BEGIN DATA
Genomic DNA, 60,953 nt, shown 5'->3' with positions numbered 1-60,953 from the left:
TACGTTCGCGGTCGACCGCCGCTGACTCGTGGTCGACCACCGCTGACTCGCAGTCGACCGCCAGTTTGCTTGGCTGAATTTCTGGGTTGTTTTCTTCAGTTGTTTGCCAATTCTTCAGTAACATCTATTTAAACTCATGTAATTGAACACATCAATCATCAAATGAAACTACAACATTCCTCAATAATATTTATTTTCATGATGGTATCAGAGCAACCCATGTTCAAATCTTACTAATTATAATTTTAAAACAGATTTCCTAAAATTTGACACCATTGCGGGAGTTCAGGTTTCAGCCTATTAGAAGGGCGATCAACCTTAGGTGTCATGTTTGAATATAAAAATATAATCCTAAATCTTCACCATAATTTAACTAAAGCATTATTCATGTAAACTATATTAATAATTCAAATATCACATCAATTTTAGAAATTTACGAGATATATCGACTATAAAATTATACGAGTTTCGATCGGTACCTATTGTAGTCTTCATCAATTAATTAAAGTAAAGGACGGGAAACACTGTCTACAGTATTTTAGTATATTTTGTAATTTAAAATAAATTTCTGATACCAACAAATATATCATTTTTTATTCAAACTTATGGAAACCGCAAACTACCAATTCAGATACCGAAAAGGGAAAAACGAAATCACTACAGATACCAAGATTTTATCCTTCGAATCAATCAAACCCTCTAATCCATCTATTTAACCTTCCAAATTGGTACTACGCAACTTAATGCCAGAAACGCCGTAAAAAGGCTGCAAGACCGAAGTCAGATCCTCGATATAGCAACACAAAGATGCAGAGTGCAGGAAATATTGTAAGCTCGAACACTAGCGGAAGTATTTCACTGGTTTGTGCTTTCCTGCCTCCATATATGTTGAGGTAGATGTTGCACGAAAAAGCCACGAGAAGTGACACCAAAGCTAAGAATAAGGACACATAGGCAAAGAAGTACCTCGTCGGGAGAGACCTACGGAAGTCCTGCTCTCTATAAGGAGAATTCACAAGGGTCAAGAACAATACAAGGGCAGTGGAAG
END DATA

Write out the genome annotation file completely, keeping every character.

Genomic DNA, 60,953 nt, shown 5'->3' with positions numbered 1-60,953 from the left:
TACGTTCGCGGTCGACCGCCGCTGACTCGTGGTCGACCACCGCTGACTCGCAGTCGACCGCCAGTTTGCTTGGCTGAATTTCTGGGTTGTTTTCTTCAGTTGTTTGCCAATTCTTCAGTAACATCTATTTAAACTCATGTAATTGAACACATCAATCATCAAATGAAACTACAACATTCCTCAATAATATTTATTTTCATGATGGTATCAGAGCAACCCATGTTCAAATCTTACTAATTATAATTTTAAAACAGATTTCCTAAAATTTGACACCATTGCGGGAGTTCAGGTTTCAGCCTATTAGAAGGGCGATCAACCTTAGGTGTCATGTTTGAATATAAAAATATAATCCTAAATCTTCACCATAATTTAACTAAAGCATTATTCATGTAAACTATATTAATAATTCAAATATCACATCAATTTTAGAAATTTACGAGATATATCGACTATAAAATTATACGAGTTTCGATCGGTACCTATTGTAGTCTTCATCAATTAATTAAAGTAAAGGACGGGAAACACTGTCTACAGTATTTTAGTATATTTTGTAATTTAAAATAAATTTCTGATACCAACAAATATATCATTTTTTATTCAAACTTATGGAAACCGCAAACTACCAATTCAGATACCGAAAAGGGAAAAACGAAATCACTACAGATACCAAGATTTTATCCTTCGAATCAATCAAACCCTCTAATCCATCTATTTAACCTTCCAAATTGGTACTACGCAACTTAATGCCAGAAACGCCGTAAAAAGGCTGCAAGACCGAAGTCAGATCCTCGATATAGCAACACAAAGATGCAGAGTGCAGGAAATATTGTAAGCTCGAACACTAGCGGAAGTATTTCACTGGTTTGTGCTTTCCTGCCTCCATATATGTTGAGGTAGATGTTGCACGAAAAAGCCACGAGAAGTGACACCAAAGCTAAGAATAAGGACACATAGGCAAAGAAGTACCTCGTCGGGAGAGACCTACGGAAGTCCTGCTCTCTATAAGGAGAATTCACAAGGGTCAAGAACAATACAAGGGCAGTGGAAG